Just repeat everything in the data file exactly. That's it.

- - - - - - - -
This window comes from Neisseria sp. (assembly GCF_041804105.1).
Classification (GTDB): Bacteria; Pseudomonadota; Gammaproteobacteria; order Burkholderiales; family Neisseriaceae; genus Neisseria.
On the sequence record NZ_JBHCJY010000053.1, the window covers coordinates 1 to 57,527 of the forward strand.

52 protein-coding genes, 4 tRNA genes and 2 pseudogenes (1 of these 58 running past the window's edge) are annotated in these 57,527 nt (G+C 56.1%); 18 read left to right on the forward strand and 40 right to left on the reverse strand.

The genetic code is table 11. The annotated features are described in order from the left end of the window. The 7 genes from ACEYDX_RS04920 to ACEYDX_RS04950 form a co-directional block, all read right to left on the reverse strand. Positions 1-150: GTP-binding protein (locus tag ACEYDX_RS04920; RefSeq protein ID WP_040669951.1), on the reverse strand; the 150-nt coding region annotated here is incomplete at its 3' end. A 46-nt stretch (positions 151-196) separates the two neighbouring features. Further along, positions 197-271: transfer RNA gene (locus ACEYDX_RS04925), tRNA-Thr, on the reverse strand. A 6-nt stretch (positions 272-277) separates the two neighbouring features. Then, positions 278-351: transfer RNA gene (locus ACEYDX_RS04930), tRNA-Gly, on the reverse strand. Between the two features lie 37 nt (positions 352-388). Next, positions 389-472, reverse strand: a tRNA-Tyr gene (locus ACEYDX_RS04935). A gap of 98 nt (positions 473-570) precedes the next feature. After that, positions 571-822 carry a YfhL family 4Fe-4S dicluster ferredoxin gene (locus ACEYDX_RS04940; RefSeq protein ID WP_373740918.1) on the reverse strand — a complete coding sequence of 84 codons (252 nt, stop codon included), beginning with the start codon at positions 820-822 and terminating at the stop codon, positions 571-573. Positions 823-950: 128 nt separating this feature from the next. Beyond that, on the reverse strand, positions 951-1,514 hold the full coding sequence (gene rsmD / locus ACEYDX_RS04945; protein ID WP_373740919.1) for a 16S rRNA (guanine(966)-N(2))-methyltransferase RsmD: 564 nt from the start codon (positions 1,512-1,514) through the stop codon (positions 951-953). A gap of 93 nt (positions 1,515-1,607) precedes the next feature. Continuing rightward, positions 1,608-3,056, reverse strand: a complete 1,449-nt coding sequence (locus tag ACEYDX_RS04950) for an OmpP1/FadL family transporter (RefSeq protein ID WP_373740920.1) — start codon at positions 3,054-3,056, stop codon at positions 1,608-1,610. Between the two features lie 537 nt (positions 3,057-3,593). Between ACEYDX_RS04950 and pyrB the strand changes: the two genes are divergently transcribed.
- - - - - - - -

This window comes from Neisseria sp. (assembly GCF_041804105.1).
Classification (GTDB): Bacteria; Pseudomonadota; Gammaproteobacteria; order Burkholderiales; family Neisseriaceae; genus Neisseria.
On the sequence record NZ_JBHCJY010000053.1, the window covers coordinates 1 to 57,527 of the forward strand.

52 protein-coding genes, 4 tRNA genes and 2 pseudogenes (1 of these 58 running past the window's edge) are annotated in these 57,527 nt (G+C 56.1%); 18 read left to right on the forward strand and 40 right to left on the reverse strand.

The genetic code is table 11. The annotated features are described in order from the left end of the window. The 7 genes from ACEYDX_RS04920 to ACEYDX_RS04950 form a co-directional block, all read right to left on the reverse strand. Positions 1-150: GTP-binding protein (locus tag ACEYDX_RS04920; RefSeq protein ID WP_040669951.1), on the reverse strand; the 150-nt coding region annotated here is incomplete at its 3' end. A 46-nt stretch (positions 151-196) separates the two neighbouring features. Further along, positions 197-271: transfer RNA gene (locus ACEYDX_RS04925), tRNA-Thr, on the reverse strand. A 6-nt stretch (positions 272-277) separates the two neighbouring features. Then, positions 278-351: transfer RNA gene (locus ACEYDX_RS04930), tRNA-Gly, on the reverse strand. Between the two features lie 37 nt (positions 352-388). Next, positions 389-472, reverse strand: a tRNA-Tyr gene (locus ACEYDX_RS04935). A gap of 98 nt (positions 473-570) precedes the next feature. After that, positions 571-822 carry a YfhL family 4Fe-4S dicluster ferredoxin gene (locus ACEYDX_RS04940; RefSeq protein ID WP_373740918.1) on the reverse strand — a complete coding sequence of 84 codons (252 nt, stop codon included), beginning with the start codon at positions 820-822 and terminating at the stop codon, positions 571-573. Positions 823-950: 128 nt separating this feature from the next. Beyond that, on the reverse strand, positions 951-1,514 hold the full coding sequence (gene rsmD / locus ACEYDX_RS04945; protein ID WP_373740919.1) for a 16S rRNA (guanine(966)-N(2))-methyltransferase RsmD: 564 nt from the start codon (positions 1,512-1,514) through the stop codon (positions 951-953). A gap of 93 nt (positions 1,515-1,607) precedes the next feature. Continuing rightward, positions 1,608-3,056, reverse strand: a complete 1,449-nt coding sequence (locus tag ACEYDX_RS04950) for an OmpP1/FadL family transporter (RefSeq protein ID WP_373740920.1) — start codon at positions 3,054-3,056, stop codon at positions 1,608-1,610. Between the two features lie 537 nt (positions 3,057-3,593). Between ACEYDX_RS04950 and pyrB the strand changes: the two genes are divergently transcribed.